"electrical appliance for wood burning"
"date packed"
"made in USSR"

This is an old soviet era pyrography kit that I've been meaning to put to use, it seem that pretty much every household here that's old enough to house a grandparent also has one of these lying around.

Comparing it to modern ones I've seen online it becomes apparent how clunkier it is to work with, the pen has very little separation between the tip and where you hold it, so you often need to take breaks to keep your fingers from burning, the only tip available is an oblong, so no dots just lines, and the heat knob doesn't have any markings to indicate temperature, just "increase" and "decrease" (not that I'd know how to make use of them). Of course it's perfectly functional despite both its poor design and old age, this isn't the only soviet gizmo we still hold on to, this stuff was made to last after all (we also have a hand mixer that's over 50 years old!).

Here's some shoddy drawing I've made using the planks it came with.

I tried to make this one look like an illustrations you'd find in a foraging handbook, I seriously love the art in those, definitely gonna try doing it again, especially since this one ended up looking pretty bad.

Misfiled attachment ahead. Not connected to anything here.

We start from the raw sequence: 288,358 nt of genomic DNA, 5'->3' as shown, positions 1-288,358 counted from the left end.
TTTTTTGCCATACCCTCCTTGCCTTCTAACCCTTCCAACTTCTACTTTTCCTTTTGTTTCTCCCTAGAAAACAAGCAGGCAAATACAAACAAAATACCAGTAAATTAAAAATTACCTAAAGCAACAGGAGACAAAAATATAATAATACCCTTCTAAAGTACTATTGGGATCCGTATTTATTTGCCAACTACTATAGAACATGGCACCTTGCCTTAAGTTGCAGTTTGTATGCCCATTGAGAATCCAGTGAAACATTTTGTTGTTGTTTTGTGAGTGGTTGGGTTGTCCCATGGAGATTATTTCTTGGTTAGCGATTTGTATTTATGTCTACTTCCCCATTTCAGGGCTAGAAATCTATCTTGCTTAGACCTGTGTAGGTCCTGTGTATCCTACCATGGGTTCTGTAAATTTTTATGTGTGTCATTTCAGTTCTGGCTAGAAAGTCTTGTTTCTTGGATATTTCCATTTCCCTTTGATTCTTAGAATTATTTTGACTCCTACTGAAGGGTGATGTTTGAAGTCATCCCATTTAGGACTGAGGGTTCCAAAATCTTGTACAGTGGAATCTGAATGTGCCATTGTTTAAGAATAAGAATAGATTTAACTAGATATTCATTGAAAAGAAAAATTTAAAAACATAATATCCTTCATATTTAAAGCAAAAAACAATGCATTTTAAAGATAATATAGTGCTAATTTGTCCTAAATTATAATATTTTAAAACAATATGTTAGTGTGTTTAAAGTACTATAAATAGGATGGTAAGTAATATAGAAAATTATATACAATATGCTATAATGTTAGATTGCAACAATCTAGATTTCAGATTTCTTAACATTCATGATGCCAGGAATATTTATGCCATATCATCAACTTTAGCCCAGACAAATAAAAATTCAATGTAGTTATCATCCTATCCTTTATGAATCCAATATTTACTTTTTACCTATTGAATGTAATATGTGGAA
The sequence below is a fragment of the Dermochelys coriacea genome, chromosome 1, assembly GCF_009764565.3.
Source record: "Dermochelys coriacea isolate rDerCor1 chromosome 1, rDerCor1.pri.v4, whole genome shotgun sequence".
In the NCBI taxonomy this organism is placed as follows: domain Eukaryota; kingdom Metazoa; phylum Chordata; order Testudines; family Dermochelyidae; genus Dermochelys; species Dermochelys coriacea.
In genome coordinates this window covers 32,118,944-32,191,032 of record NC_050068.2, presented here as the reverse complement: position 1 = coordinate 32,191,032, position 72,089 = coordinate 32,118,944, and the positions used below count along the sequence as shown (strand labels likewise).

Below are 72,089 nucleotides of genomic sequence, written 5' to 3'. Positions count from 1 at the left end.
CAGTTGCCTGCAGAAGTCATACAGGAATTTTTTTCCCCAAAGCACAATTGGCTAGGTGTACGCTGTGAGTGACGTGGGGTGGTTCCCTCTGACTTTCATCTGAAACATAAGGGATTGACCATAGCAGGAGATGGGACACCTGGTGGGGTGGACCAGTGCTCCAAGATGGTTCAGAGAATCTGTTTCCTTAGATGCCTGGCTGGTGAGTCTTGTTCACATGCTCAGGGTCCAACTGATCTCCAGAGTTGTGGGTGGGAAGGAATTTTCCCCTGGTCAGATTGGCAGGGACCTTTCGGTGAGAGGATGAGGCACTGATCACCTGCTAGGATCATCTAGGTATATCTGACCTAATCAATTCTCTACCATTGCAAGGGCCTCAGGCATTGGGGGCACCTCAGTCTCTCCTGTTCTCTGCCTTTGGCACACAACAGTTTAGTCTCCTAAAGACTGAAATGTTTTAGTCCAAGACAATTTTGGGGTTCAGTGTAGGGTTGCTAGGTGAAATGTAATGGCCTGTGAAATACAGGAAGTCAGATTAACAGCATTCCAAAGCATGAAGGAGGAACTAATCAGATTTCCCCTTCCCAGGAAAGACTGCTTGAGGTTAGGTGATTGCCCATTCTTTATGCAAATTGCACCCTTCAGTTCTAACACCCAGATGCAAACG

Random scribbles on the back side of another drawing, mostly to get a better grip on using this thing. I suppose I should mention that most of these are two-sided, these wooden slabs are precious real estate.
This is meant to be a cauliflower, thing is the "flowers" on cauliflowers (the edible part) are small and pile together to form larger, more discrete, chunks. Here it's more like there's a variety of big and small ones comprising one whole. There's also that very noticeably outlined bit on the top-right where I started, at least the leaves turned out okay.
The first one I did for real, my grandma needed something to put on the wall, so I figured mountains would look nice (and be easy to draw to a competent level). You can see that there were going to be clouds as well but I feared trying to add them might ruin it, I'm happy with the end result (so is she).
This one was somewhat ambitious. The snake's head ended up looking quite goofy and it's scales don't always conform to the perspective. Its shedding is there mostly to avoid having to draw the parts where it's body, and subsequently scales, curve. I like the idea here.
Did this one mostly to practice, not much to say.

It goes without saying, these look better in person.